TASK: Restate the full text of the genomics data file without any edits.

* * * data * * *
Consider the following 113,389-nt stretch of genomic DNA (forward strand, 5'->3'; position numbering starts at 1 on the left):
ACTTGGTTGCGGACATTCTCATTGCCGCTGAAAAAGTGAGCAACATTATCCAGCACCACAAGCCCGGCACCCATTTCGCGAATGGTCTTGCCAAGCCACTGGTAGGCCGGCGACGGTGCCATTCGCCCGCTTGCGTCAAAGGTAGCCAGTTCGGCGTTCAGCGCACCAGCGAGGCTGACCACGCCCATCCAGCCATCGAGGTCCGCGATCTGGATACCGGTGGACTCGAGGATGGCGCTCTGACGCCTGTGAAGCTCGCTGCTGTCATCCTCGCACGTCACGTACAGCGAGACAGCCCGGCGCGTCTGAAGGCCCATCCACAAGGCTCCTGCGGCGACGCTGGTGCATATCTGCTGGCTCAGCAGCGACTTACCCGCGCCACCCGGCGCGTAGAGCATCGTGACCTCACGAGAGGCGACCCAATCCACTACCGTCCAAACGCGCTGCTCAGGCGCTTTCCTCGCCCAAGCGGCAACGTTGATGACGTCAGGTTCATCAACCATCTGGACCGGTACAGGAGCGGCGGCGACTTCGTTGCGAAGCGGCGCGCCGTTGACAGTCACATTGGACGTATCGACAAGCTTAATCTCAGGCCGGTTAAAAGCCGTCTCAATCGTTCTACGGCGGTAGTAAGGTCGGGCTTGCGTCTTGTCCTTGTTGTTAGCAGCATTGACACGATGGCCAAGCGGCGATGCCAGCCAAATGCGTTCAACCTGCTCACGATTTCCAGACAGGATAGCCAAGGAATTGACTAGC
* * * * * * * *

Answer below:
Consider the following 113,389-nt stretch of genomic DNA (forward strand, 5'->3'; position numbering starts at 1 on the left):
ACTTGGTTGCGGACATTCTCATTGCCGCTGAAAAAGTGAGCAACATTATCCAGCACCACAAGCCCGGCACCCATTTCGCGAATGGTCTTGCCAAGCCACTGGTAGGCCGGCGACGGTGCCATTCGCCCGCTTGCGTCAAAGGTAGCCAGTTCGGCGTTCAGCGCACCAGCGAGGCTGACCACGCCCATCCAGCCATCGAGGTCCGCGATCTGGATACCGGTGGACTCGAGGATGGCGCTCTGACGCCTGTGAAGCTCGCTGCTGTCATCCTCGCACGTCACGTACAGCGAGACAGCCCGGCGCGTCTGAAGGCCCATCCACAAGGCTCCTGCGGCGACGCTGGTGCATATCTGCTGGCTCAGCAGCGACTTACCCGCGCCACCCGGCGCGTAGAGCATCGTGACCTCACGAGAGGCGACCCAATCCACTACCGTCCAAACGCGCTGCTCAGGCGCTTTCCTCGCCCAAGCGGCAACGTTGATGACGTCAGGTTCATCAACCATCTGGACCGGTACAGGAGCGGCGGCGACTTCGTTGCGAAGCGGCGCGCCGTTGACAGTCACATTGGACGTATCGACAAGCTTAATCTCAGGCCGGTTAAAAGCCGTCTCAATCGTTCTACGGCGGTAGTAAGGTCGGGCTTGCGTCTTGTCCTTGTTGTTAGCAGCATTGACACGATGGCCAAGCGGCGATGCCAGCCAAATGCGTTCAACCTGCTCACGATTTCCAGACAGGATAGCCAAGGAATTGACTAGC